Every now and again, the time comes in life to get rid of things you once held dear. Most of us do this sort of thing in the spring and call it "spring cleaning." But if you're anything like me, you may find it takes several spring cleanings to convince yourself you're ready to get rid of something, and another several springs to actually let go.
It's not that I ever plan it to be that way. I'll got through my things, set out a pile for yard saling or goodwilling, then in the process of moving that pile to a designated location within my house, something will catch my eye and I'll say....maybe not yet. A couple of years later, I'll realize I've said the same thing for a couple of years about the same item but have not actually done anything with the item but put it back in a box in storage. Then the day comes to move it not just to a designated location but to a new home entirely, and something in my heart gasps. There's a part of me that isn't ready to let go. There's a part of me that is torn.
When I realize that the items in question aren't all that meaningful (in fact, many of them are downright silly), I've had to stop and ask myself what in the world is going on with my heart. The truth is that everything I've never regretted getting rid of anything once I've let it go. And the truth is that the things that I've let go don't actually mean anything to me. But it stings all the same. What gives?
And finally, it hits me. After so many years of this, with so many different things, it's happened again and I suddenly realize what all the trouble is. It's this: not that I particularly love these little trinkets of my past, but that I once loved them.
I will hold these things in my hands and that old feeling of what they once meant to me washes over. I imagine I'm not alone in this. If you really think about it, maybe this is your trouble, too. It's that feeling of remembering all of the Christmases you asked for a thing, and then finally got it. It's that feeling of all the nights you stayed up late playing with it. It's that feeling of surprise when you didn't even know they made such a thing, but here it is. It's that feeling of knowing who gave you that thing, and when, and what it meant in your life at the time. It's...remembering how much you loved it and realizing, painfully, that maybe you haven't loved anything that much in a very long time.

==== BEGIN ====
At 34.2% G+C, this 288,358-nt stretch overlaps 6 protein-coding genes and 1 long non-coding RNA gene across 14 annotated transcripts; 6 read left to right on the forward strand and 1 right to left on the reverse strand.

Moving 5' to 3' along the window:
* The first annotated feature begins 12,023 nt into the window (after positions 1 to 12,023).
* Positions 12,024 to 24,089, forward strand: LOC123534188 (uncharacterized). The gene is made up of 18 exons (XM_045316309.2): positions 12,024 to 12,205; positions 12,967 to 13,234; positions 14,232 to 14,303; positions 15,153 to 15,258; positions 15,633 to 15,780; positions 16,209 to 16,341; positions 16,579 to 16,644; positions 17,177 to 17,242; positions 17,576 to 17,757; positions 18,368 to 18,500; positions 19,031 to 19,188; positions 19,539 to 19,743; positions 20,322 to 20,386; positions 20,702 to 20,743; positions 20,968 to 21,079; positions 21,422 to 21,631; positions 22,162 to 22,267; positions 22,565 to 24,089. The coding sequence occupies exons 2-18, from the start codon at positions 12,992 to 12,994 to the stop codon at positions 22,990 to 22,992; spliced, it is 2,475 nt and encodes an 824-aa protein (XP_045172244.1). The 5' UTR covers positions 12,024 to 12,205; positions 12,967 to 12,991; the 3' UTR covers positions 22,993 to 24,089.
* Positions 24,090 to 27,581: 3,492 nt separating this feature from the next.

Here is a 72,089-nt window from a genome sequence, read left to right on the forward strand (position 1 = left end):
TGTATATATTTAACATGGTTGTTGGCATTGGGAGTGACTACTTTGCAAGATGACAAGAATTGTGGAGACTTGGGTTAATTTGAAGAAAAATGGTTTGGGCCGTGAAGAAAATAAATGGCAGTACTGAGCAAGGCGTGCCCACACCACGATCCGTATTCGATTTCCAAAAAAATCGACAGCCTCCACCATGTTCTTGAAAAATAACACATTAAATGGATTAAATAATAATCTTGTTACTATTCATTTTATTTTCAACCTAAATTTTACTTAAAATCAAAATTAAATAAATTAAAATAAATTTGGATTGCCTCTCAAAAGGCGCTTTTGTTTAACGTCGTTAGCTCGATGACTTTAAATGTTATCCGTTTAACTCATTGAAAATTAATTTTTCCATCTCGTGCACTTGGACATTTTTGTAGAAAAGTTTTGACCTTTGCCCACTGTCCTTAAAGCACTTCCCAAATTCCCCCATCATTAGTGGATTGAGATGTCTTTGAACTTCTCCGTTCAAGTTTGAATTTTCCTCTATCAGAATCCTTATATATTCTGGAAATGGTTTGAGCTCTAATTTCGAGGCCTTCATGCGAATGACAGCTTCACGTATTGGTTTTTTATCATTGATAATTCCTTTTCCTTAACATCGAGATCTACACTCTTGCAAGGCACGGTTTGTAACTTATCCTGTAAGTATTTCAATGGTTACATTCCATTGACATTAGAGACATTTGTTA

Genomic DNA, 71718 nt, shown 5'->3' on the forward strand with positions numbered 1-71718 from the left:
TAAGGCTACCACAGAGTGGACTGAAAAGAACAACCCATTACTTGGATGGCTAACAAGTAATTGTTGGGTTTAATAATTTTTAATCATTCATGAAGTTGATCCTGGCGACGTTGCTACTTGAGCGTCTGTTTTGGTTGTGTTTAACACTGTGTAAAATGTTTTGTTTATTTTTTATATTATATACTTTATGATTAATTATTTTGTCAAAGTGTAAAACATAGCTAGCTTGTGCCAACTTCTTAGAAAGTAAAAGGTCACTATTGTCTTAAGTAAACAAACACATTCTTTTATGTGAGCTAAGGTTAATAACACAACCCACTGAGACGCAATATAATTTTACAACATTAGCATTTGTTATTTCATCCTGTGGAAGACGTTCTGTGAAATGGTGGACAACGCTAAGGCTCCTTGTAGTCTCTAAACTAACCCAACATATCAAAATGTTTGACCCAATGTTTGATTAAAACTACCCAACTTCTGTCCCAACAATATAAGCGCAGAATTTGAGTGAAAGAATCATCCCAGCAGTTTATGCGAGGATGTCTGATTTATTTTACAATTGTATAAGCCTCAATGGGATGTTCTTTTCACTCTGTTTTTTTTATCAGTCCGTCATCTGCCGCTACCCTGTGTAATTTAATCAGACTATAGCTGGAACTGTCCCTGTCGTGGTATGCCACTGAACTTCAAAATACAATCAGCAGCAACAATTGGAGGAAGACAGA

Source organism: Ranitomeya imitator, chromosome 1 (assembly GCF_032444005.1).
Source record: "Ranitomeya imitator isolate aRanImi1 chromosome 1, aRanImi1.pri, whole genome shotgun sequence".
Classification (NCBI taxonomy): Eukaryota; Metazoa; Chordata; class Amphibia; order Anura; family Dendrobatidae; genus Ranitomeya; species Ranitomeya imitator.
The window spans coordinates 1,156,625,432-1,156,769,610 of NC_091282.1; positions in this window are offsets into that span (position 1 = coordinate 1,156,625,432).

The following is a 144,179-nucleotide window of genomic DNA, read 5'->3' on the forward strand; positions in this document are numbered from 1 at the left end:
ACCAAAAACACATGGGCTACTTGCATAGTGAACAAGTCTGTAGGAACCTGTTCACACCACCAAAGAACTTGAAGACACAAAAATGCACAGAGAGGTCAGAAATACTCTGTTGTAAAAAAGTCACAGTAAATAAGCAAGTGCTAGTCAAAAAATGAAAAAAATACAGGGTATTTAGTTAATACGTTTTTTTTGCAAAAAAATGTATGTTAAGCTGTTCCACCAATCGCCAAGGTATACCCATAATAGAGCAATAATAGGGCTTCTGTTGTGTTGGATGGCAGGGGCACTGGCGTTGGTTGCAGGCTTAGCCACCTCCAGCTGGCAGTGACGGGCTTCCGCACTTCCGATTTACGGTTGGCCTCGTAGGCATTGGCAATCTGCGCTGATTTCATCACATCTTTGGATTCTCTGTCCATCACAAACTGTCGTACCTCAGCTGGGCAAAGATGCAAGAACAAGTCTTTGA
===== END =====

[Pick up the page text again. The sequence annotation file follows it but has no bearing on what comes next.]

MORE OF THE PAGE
That's what hit me. I used to get excited about these things! I used to hold them close to my heart! I look around my life now, and it's filled with so many intangibles. The process of aging, and maturing, I suppose. My life now isn't defined by stuffed animals or t-shirts or the collectibles that my family kept buying when I was kid. It's not defined by the puzzle that took me years to finally figure out, or the books I stayed up all night reading. In fact, I was recently asked to bring an object that defined my life to a group, as part of introducing myself, and I couldn't think of one. I brought something lame, but knew the whole time it wasn't quite it. More recently, I took part in a photography project and was invited to bring props, if I felt so inclined. I couldn't even think of what to wear! I couldn't even decide what piece of clothing I'd want to mark my life with in this season. But again, I took something lame and now that's forever.
My life right now is not defined by things, so it's harder to hold onto that kind of passionate love. The kind I once had for things, things that have come and gone, things that are tucked away, things I haven't seen in sometimes 15 years but still evoke a strong sense of loving within me...long after I realize I don't love them any more. I just get so attached to the love of loving in a moment like that, and it's hard to let go.